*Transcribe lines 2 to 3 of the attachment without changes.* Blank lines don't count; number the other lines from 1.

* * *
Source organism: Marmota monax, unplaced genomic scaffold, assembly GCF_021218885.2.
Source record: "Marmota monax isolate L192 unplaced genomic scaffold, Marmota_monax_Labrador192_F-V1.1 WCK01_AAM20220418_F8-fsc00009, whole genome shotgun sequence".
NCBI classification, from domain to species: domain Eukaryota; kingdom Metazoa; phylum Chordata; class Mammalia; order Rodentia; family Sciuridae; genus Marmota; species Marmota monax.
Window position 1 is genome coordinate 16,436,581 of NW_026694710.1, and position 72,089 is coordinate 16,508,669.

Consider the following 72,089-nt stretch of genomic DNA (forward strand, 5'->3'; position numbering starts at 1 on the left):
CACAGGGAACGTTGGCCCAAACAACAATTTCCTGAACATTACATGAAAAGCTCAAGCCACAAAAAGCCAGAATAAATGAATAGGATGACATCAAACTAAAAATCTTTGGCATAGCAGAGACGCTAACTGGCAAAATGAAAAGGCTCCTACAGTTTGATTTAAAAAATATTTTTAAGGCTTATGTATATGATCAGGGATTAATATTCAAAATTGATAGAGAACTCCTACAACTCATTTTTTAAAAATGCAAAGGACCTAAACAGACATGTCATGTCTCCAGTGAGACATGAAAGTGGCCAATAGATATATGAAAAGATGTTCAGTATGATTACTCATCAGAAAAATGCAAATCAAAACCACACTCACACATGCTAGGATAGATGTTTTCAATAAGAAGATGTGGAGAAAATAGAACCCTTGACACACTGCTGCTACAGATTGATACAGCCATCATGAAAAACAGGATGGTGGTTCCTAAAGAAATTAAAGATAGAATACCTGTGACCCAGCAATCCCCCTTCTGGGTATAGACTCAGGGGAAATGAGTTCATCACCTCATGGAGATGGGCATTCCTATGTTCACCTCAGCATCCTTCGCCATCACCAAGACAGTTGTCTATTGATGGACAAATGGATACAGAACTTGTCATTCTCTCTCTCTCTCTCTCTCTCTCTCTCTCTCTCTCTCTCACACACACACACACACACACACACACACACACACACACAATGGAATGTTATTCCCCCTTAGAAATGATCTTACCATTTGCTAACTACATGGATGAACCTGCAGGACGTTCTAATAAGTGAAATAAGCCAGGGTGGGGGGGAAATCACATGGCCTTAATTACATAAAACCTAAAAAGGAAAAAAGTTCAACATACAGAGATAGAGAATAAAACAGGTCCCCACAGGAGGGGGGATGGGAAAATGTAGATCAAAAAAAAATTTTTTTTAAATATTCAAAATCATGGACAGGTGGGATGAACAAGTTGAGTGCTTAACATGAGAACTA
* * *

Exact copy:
Source record: "Marmota monax isolate L192 unplaced genomic scaffold, Marmota_monax_Labrador192_F-V1.1 WCK01_AAM20220418_F8-fsc00009, whole genome shotgun sequence".
NCBI classification, from domain to species: domain Eukaryota; kingdom Metazoa; phylum Chordata; class Mammalia; order Rodentia; family Sciuridae; genus Marmota; species Marmota monax.